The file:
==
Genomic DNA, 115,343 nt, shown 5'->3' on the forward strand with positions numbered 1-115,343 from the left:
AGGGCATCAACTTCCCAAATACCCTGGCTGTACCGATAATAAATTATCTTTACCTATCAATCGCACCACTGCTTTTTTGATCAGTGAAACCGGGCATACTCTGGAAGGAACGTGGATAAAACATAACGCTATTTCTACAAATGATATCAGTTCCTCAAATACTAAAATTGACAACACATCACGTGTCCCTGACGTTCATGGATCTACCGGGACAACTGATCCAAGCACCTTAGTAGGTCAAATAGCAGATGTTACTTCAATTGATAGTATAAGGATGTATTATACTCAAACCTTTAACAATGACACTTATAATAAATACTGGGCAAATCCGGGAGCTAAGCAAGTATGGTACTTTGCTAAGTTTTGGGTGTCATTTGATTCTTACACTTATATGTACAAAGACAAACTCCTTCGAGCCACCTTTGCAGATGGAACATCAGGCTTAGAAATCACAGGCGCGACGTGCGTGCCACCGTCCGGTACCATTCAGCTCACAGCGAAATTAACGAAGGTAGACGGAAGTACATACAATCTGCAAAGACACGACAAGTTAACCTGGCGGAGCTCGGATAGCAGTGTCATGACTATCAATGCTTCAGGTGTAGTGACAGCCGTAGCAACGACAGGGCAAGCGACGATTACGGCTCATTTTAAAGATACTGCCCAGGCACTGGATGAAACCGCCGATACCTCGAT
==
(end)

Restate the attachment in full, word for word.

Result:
Genomic DNA, 115,343 nt, shown 5'->3' on the forward strand with positions numbered 1-115,343 from the left:
AGGGCATCAACTTCCCAAATACCCTGGCTGTACCGATAATAAATTATCTTTACCTATCAATCGCACCACTGCTTTTTTGATCAGTGAAACCGGGCATACTCTGGAAGGAACGTGGATAAAACATAACGCTATTTCTACAAATGATATCAGTTCCTCAAATACTAAAATTGACAACACATCACGTGTCCCTGACGTTCATGGATCTACCGGGACAACTGATCCAAGCACCTTAGTAGGTCAAATAGCAGATGTTACTTCAATTGATAGTATAAGGATGTATTATACTCAAACCTTTAACAATGACACTTATAATAAATACTGGGCAAATCCGGGAGCTAAGCAAGTATGGTACTTTGCTAAGTTTTGGGTGTCATTTGATTCTTACACTTATATGTACAAAGACAAACTCCTTCGAGCCACCTTTGCAGATGGAACATCAGGCTTAGAAATCACAGGCGCGACGTGCGTGCCACCGTCCGGTACCATTCAGCTCACAGCGAAATTAACGAAGGTAGACGGAAGTACATACAATCTGCAAAGACACGACAAGTTAACCTGGCGGAGCTCGGATAGCAGTGTCATGACTATCAATGCTTCAGGTGTAGTGACAGCCGTAGCAACGACAGGGCAAGCGACGATTACGGCTCATTTTAAAGATACTGCCCAGGCACTGGATGAAACCGCCGATACCTCGAT